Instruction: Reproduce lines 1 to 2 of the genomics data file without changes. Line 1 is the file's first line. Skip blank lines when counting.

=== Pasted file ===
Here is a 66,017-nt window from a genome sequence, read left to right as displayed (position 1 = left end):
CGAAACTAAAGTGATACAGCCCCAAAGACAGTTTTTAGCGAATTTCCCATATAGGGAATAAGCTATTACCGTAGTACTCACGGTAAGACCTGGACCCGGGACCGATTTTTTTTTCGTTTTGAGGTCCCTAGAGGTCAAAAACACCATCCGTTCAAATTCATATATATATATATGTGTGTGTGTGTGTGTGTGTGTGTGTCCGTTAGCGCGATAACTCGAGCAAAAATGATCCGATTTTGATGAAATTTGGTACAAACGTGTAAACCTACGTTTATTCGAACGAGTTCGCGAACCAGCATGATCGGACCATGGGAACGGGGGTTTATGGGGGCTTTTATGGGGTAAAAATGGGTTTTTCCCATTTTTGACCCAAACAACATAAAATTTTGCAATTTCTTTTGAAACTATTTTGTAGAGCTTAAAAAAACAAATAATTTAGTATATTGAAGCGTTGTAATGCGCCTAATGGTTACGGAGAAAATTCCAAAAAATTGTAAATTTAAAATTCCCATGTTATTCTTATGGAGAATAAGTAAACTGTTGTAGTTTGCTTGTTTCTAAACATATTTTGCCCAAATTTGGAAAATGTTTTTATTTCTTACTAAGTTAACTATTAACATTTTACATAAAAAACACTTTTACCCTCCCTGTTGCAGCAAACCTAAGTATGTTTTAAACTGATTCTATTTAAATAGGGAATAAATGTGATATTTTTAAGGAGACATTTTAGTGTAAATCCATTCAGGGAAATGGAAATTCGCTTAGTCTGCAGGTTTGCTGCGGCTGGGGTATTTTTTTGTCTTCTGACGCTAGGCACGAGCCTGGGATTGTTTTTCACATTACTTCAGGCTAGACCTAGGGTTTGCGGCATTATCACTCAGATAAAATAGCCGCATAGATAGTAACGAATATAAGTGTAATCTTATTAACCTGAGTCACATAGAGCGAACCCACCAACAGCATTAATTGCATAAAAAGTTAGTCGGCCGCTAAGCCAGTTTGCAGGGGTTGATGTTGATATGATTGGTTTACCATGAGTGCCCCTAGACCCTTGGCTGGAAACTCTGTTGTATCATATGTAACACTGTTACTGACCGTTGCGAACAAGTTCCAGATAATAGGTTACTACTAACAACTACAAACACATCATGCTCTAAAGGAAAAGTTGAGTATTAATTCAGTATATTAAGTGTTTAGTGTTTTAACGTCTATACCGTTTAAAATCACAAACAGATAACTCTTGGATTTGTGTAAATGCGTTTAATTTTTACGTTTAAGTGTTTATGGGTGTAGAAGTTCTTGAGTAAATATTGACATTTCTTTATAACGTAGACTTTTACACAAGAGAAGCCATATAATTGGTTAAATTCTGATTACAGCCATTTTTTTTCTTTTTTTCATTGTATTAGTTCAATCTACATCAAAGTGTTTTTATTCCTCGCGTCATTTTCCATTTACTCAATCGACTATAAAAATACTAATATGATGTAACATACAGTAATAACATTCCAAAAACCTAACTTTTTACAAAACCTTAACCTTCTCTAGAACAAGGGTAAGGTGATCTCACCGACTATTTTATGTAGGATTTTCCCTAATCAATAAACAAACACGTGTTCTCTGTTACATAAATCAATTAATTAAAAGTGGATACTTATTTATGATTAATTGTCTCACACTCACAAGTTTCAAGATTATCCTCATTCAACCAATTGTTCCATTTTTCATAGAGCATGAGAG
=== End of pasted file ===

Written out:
Here is a 66,017-nt window from a genome sequence, read left to right as displayed (position 1 = left end):
CGAAACTAAAGTGATACAGCCCCAAAGACAGTTTTTAGCGAATTTCCCATATAGGGAATAAGCTATTACCGTAGTACTCACGGTAAGACCTGGACCCGGGACCGATTTTTTTTTCGTTTTGAGGTCCCTAGAGGTCAAAAACACCATCCGTTCAAATTCATATATATATATATGTGTGTGTGTGTGTGTGTGTGTGTGTCCGTTAGCGCGATAACTCGAGCAAAAATGATCCGATTTTGATGAAATTTGGTACAAACGTGTAAACCTACGTTTATTCGAACGAGTTCGCGAACCAGCATGATCGGACCATGGGAACGGGGGTTTATGGGGGCTTTTATGGGGTAAAAATGGGTTTTTCCCATTTTTGACCCAAACAACATAAAATTTTGCAATTTCTTTTGAAACTATTTTGTAGAGCTTAAAAAAACAAATAATTTAGTATATTGAAGCGTTGTAATGCGCCTAATGGTTACGGAGAAAATTCCAAAAAATTGTAAATTTAAAATTCCCATGTTATTCTTATGGAGAATAAGTAAACTGTTGTAGTTTGCTTGTTTCTAAACATATTTTGCCCAAATTTGGAAAATGTTTTTATTTCTTACTAAGTTAACTATTAACATTTTACATAAAAAACACTTTTACCCTCCCTGTTGCAGCAAACCTAAGTATGTTTTAAACTGATTCTATTTAAATAGGGAATAAATGTGATATTTTTAAGGAGACATTTTAGTGTAAATCCATTCAGGGAAATGGAAATTCGCTTAGTCTGCAGGTTTGCTGCGGCTGGGGTATTTTTTTGTCTTCTGACGCTAGGCACGAGCCTGGGATTGTTTTTCACATTACTTCAGGCTAGACCTAGGGTTTGCGGCATTATCACTCAGATAAAATAGCCGCATAGATAGTAACGAATATAAGTGTAATCTTATTAACCTGAGTCACATAGAGCGAACCCACCAACAGCATTAATTGCATAAAAAGTTAGTCGGCCGCTAAGCCAGTTTGCAGGGGTTGATGTTGATATGATTGGTTTACCATGAGTGCCCCTAGACCCTTGGCTGGAAACTCTGTTGTATCATATGTAACACTGTTACTGACCGTTGCGAACAAGTTCCAGATAATAGGTTACTACTAACAACTACAAACACATCATGCTCTAAAGGAAAAGTTGAGTATTAATTCAGTATATTAAGTGTTTAGTGTTTTAACGTCTATACCGTTTAAAATCACAAACAGATAACTCTTGGATTTGTGTAAATGCGTTTAATTTTTACGTTTAAGTGTTTATGGGTGTAGAAGTTCTTGAGTAAATATTGACATTTCTTTATAACGTAGACTTTTACACAAGAGAAGCCATATAATTGGTTAAATTCTGATTACAGCCATTTTTTTTCTTTTTTTCATTGTATTAGTTCAATCTACATCAAAGTGTTTTTATTCCTCGCGTCATTTTCCATTTACTCAATCGACTATAAAAATACTAATATGATGTAACATACAGTAATAACATTCCAAAAACCTAACTTTTTACAAAACCTTAACCTTCTCTAGAACAAGGGTAAGGTGATCTCACCGACTATTTTATGTAGGATTTTCCCTAATCAATAAACAAACACGTGTTCTCTGTTACATAAATCAATTAATTAAAAGTGGATACTTATTTATGATTAATTGTCTCACACTCACAAGTTTCAAGATTATCCTCATTCAACCAATTGTTCCATTTTTCATAGAGCATGAGAG